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Rhythmia Breath

Stress Susceptibility

Varying levels of stress is pretty well an unavoidable part of modern life. We all suffer from mild anxiety from time to time, but when stress becomes chronic, it has tremendous side-effects on our health and immune system. The impact of constantly draining energy resources (such as the adrenal glands) and keeping the body in a constant state of stress (with associated elevated cortisol levels) leads inevitably to the progression of disease. The effects of anxiety are magnified when the body is not mobilised into appropriate action, and the tension is constantly held in areas susceptible to capture and transform stress.

The areas of the body most commonly affected include the following:

  • neck
  • shoulders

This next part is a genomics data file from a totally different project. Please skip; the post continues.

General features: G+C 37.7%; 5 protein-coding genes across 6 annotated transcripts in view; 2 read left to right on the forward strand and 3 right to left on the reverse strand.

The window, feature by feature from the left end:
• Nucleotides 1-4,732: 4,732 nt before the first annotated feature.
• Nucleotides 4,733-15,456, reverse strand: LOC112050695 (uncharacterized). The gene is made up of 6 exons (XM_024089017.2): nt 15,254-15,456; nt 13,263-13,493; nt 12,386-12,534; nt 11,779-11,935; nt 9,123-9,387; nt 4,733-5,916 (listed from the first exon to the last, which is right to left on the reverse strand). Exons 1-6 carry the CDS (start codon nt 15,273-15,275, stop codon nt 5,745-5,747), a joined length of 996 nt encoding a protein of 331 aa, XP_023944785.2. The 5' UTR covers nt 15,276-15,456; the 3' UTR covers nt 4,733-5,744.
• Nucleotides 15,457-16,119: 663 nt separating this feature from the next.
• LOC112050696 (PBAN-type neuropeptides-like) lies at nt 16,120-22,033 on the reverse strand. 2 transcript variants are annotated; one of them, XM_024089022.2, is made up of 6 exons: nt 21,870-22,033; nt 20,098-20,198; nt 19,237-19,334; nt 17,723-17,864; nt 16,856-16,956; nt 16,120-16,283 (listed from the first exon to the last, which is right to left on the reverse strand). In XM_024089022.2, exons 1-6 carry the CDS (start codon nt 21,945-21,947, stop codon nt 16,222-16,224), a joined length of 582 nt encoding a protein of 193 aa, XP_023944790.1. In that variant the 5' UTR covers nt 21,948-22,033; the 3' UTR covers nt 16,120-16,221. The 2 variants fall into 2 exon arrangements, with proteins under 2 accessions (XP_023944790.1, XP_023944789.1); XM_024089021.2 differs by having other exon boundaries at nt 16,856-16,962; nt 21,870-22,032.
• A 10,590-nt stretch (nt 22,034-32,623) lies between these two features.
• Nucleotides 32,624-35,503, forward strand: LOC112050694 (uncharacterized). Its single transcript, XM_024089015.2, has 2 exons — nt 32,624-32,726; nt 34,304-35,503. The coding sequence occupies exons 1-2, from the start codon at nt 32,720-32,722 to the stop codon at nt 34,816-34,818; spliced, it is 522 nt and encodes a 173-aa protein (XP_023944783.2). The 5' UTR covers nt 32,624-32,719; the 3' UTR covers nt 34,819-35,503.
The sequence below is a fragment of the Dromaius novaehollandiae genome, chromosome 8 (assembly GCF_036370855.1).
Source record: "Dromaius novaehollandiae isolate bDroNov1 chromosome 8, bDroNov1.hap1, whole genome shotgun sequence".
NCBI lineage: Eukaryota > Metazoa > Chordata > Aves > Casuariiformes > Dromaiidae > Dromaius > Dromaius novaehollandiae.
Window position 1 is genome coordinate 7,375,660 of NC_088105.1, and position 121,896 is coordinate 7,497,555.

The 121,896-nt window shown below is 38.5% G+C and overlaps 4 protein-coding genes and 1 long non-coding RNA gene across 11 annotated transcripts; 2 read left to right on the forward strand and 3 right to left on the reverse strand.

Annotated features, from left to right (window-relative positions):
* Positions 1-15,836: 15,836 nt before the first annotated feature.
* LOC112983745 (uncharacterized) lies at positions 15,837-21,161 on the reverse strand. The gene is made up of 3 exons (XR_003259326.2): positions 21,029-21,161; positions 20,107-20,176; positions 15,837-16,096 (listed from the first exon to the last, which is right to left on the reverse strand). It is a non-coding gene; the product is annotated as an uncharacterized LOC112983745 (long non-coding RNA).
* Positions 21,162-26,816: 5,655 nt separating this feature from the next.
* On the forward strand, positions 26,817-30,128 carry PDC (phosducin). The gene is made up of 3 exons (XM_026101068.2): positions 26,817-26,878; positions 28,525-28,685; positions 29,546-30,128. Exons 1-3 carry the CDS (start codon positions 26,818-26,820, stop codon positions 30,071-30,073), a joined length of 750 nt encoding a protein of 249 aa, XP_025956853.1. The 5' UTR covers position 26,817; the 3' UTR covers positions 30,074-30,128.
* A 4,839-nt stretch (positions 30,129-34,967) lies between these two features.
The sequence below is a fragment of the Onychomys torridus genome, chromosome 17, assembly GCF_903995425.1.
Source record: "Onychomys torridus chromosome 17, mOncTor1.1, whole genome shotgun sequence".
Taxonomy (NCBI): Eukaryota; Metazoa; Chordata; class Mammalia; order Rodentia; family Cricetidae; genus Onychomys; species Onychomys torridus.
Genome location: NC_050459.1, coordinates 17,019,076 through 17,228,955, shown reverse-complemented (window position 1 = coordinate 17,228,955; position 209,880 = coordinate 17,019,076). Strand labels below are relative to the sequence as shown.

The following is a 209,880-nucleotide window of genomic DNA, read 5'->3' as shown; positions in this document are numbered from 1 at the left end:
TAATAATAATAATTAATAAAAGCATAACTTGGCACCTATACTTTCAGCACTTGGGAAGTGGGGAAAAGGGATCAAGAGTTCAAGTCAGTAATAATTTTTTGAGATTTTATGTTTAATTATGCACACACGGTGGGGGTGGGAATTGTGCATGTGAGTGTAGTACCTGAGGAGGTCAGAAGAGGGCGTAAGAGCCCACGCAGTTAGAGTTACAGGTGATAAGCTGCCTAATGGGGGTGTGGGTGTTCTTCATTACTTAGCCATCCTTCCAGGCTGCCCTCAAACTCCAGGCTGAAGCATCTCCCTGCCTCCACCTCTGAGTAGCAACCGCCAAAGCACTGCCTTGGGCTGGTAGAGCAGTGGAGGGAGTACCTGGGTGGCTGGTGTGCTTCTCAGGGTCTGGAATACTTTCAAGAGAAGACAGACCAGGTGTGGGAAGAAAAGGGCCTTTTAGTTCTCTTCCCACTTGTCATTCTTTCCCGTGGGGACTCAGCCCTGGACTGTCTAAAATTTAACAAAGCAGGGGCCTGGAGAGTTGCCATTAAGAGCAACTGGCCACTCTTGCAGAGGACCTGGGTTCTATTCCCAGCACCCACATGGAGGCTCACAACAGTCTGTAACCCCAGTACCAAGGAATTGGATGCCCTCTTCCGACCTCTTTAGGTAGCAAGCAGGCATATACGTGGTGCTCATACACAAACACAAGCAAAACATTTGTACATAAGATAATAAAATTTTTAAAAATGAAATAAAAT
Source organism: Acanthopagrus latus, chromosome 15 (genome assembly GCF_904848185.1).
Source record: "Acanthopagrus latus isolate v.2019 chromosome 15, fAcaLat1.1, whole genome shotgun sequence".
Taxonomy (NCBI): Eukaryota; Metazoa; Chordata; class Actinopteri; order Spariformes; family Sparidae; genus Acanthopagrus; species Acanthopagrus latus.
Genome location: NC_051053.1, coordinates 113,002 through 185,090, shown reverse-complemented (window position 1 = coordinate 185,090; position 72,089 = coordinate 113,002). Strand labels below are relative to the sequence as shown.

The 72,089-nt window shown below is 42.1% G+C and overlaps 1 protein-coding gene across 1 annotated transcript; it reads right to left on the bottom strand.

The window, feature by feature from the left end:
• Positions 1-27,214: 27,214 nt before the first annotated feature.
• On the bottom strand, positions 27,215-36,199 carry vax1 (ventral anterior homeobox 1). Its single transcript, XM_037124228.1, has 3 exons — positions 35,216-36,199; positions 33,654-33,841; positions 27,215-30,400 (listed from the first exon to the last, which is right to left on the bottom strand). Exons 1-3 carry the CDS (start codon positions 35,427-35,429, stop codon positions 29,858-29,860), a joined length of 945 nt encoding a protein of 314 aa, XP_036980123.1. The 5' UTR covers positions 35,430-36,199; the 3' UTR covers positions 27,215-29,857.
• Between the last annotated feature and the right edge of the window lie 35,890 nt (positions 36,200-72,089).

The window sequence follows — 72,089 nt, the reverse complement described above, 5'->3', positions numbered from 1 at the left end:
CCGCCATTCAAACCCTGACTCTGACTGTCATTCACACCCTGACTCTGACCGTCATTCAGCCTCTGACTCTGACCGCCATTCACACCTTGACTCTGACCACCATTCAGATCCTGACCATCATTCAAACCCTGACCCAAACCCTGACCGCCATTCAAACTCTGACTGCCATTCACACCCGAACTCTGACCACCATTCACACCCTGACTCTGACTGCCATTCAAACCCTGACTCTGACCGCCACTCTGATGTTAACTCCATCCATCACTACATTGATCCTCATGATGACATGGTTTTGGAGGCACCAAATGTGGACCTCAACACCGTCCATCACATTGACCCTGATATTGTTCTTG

• intercostal muscles
  • lower back and
  • hips

Stress, Breath, Mind and Body

In prolonged states of mild or exacerbated anxiety, the breath remains constricted for much of the time. This causes breathing difficulties by decreasing lung capacity, which in turn leads to a disharmony in the body – and so too in the mind.

The stress and stress-induced disorders like hypertension and angina are fast growing epidemics and the bane of modern society. The holistic science of yoga is the best method for prevention as well as management of stress and stress-induced disorders. Numerous studies have shown yoga to have an immediate down-regulating effect on both the hypothalamic pituitary adrenal axis (HPA) axis responses to stress. The effectiveness of yoga for stress management is well established.

The proven benefits of yoga have led to its inclusion as an integral component in the medical management of numerous disorders.